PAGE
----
The good news is, I survived January. The bad news is, I am on day 19 of not having a day when I have not been in my office. But Saturday is soon and this Saturday, unlike the last two, I need not go into work. The problem with being busy and being honest about your business and being transparent about how that business sometimes makes you feel . . . sooner or later (like when you’ve worked a 61-hour week) someone is going to take something away from you, and when you work in theater and you like everything you are doing, no matter what is taken it is a personal loss. But more about that this later.
First Look. Our January of First Look was a success by all the measures we set for ourselves. Our playwrights were happy. Our students who participated in the workshops learned and grew a lot. Our 45-seat house was full or at least fullish for all 6 presentations. Could it have been smoother? Yes. Could some of the playwrights have used their time better? Sure. Did being the audience coordinator require more work than I expected? Absolutely.
But let me tell you when I got my payoff.
Friday night. 8:30. Second presentation of Christina Anderson’s Blacktop Sky, a play I am in love with and want to take back to U. City High and direct in the gym. For that same night, our students were invited to attend the dress rehearsal of a local opera, and the powers that be made it obligatory that they attend. At first it looked as though they weren’t going to be able to see Blacktop Sky at all, which infuriated me. Why would we prioritize ANYTHING over our own presentation of a play directed and performed by our own people, much less a play this good? But we moved our second performance to 8:30 so the students could see both. It was going to be tight, but they could just make it back. Friday night. 7:45. We learn the opera dress has started 30 minutes late. We freak out. Half our audience was to be comprised of our students. What do we do? Do we start the presentation without them and usher them in late? It should be said that we were in our tiny blackbox, and the disruption would have been substantial. So do we start the presentation 30 minutes late? But then what about the 20 punctual audience members?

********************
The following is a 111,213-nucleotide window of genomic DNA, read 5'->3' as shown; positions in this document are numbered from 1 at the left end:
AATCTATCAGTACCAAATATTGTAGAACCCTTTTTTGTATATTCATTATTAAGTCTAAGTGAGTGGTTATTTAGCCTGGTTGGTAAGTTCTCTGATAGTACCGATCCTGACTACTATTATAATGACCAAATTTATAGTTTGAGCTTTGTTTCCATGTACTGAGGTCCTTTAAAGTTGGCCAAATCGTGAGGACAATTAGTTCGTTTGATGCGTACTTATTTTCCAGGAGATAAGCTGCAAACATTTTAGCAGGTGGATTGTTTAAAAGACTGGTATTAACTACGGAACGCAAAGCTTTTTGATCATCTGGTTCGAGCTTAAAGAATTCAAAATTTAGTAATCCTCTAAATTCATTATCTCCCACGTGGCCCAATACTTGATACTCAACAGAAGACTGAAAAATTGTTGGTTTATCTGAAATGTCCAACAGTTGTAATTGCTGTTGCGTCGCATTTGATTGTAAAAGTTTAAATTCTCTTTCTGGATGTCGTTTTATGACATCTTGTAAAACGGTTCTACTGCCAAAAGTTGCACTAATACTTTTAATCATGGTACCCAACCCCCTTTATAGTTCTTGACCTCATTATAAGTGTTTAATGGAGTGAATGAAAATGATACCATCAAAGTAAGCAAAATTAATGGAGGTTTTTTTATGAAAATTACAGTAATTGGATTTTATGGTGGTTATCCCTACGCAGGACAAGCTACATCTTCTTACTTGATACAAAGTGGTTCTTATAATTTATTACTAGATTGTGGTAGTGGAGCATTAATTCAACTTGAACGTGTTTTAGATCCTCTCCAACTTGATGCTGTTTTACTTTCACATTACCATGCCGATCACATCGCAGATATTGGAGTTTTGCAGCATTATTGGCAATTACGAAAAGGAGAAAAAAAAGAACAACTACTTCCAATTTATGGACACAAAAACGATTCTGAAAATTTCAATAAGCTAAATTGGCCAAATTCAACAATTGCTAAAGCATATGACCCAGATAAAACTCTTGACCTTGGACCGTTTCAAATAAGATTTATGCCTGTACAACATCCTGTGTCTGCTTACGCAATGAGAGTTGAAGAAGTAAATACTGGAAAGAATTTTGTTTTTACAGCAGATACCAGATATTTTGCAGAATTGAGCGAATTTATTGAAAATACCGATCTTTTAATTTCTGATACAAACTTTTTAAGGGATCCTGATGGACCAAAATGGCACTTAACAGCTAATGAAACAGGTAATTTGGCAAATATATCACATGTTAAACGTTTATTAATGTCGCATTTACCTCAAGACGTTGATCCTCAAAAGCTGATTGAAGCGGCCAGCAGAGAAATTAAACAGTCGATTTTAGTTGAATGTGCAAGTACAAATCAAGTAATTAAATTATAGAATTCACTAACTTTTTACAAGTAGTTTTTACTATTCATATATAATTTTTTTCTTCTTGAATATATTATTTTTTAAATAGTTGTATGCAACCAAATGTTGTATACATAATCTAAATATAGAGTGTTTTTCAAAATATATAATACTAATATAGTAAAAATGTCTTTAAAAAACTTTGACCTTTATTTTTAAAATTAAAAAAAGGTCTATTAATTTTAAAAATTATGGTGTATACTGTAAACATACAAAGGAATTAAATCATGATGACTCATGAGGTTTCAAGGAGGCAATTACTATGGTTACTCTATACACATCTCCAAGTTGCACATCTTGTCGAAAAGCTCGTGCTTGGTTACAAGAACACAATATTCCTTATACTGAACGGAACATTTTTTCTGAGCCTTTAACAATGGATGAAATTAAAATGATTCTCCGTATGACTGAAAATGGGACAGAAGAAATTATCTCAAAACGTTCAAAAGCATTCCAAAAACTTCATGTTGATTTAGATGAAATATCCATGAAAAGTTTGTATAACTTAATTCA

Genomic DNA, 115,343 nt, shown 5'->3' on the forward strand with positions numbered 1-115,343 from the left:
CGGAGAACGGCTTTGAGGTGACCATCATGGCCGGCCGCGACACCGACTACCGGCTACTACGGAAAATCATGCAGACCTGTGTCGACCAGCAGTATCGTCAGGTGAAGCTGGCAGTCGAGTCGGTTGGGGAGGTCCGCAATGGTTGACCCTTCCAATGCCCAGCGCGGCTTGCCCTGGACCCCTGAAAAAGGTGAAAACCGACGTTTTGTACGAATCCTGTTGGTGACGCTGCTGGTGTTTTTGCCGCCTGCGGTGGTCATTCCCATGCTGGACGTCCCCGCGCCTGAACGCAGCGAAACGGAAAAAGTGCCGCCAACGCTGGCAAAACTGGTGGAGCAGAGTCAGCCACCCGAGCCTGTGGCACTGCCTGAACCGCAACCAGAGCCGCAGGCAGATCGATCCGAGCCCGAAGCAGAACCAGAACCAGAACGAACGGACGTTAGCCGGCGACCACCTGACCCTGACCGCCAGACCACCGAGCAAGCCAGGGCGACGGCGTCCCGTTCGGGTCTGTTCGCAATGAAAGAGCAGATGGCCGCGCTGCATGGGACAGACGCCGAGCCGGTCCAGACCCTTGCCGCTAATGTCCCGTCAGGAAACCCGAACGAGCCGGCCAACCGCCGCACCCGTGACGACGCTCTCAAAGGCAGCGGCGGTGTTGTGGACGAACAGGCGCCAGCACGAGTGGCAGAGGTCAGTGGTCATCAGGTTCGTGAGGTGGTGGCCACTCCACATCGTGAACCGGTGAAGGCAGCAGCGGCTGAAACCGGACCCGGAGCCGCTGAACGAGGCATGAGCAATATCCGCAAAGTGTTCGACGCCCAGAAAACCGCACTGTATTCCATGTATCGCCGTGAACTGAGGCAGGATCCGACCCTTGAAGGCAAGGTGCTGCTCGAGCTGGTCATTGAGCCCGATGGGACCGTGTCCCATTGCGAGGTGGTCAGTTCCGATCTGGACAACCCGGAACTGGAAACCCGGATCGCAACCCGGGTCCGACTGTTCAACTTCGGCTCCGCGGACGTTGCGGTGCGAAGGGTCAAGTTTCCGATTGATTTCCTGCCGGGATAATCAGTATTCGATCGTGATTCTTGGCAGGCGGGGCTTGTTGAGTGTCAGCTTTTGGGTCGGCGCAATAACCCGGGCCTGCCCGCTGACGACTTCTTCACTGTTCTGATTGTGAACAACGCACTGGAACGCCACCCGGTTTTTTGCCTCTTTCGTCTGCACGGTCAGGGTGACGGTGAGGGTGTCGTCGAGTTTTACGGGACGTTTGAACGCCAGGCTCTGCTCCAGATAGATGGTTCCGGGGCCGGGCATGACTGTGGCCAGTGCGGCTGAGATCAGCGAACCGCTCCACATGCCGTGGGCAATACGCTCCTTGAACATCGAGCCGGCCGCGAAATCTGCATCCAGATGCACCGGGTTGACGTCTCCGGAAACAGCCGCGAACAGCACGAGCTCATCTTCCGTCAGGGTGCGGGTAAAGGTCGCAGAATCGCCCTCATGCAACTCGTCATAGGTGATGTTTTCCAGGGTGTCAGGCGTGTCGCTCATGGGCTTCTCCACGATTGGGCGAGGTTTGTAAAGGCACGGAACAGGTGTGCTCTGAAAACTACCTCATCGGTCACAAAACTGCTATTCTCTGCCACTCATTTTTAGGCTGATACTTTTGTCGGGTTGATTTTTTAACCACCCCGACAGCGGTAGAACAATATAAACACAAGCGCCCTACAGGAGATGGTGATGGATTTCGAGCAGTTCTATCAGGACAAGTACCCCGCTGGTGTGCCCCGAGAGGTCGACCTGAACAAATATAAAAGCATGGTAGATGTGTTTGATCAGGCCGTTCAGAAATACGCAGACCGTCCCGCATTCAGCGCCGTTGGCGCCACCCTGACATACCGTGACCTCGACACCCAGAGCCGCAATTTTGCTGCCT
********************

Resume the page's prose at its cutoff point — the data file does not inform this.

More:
I am not sure we ever came to a solution. We didn’t have to. 8:25 rolled around, and there were our students, soaking wet from the rain but otherwise in good spirits. They had left the unfinished opera to support their people. No one had told them to. They just did it, en masse. Because they knew it was right. And the show, which had been fine for the first presentation at 5:30, was infused with an energy and spirit that made it impossible to leave, which I was going to do. I was going to check names off my attendance sheet and be home to Rachel by 9:30. But I couldn’t. Moments like that don’t happen often, when the energy in the room is palpable and just keeps growing in intensity until the curtain comes down. They are not to be squandered.
That moment made the whole month worth the work. And I will still be saying that tomorrow, on day 20.
Possible posts to come:
What I have been asked to (“temporarily”) give up and how I’m coming to terms with it.
Two new writing projects: a hostel site-specific environment and Alice, a celebration of psychosis
How J. D. Salinger’s Nine Stories shaped my sophomore year of high school, and why I will revisit Teddy and Seymour throughout my life.